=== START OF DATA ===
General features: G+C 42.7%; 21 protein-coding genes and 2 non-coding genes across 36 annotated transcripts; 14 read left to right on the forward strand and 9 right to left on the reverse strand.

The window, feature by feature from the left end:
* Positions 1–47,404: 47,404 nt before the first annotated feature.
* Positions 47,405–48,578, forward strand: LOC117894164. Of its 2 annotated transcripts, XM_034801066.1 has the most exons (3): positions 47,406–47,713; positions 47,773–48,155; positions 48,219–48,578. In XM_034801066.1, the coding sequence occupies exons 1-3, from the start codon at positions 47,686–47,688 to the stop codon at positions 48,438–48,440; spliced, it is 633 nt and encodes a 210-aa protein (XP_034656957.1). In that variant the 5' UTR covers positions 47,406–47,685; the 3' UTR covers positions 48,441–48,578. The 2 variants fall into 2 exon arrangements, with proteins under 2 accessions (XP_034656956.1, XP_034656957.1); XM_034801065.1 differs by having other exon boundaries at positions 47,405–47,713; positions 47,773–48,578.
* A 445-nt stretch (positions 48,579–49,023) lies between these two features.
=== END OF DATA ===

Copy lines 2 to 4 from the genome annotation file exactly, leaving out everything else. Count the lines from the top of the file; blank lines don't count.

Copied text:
The window, feature by feature from the left end:
* Positions 1–47,404: 47,404 nt before the first annotated feature.
* Positions 47,405–48,578, forward strand: LOC117894164. Of its 2 annotated transcripts, XM_034801066.1 has the most exons (3): positions 47,406–47,713; positions 47,773–48,155; positions 48,219–48,578. In XM_034801066.1, the coding sequence occupies exons 1-3, from the start codon at positions 47,686–47,688 to the stop codon at positions 48,438–48,440; spliced, it is 633 nt and encodes a 210-aa protein (XP_034656957.1). In that variant the 5' UTR covers positions 47,406–47,685; the 3' UTR covers positions 48,441–48,578. The 2 variants fall into 2 exon arrangements, with proteins under 2 accessions (XP_034656956.1, XP_034656957.1); XM_034801065.1 differs by having other exon boundaries at positions 47,405–47,713; positions 47,773–48,578.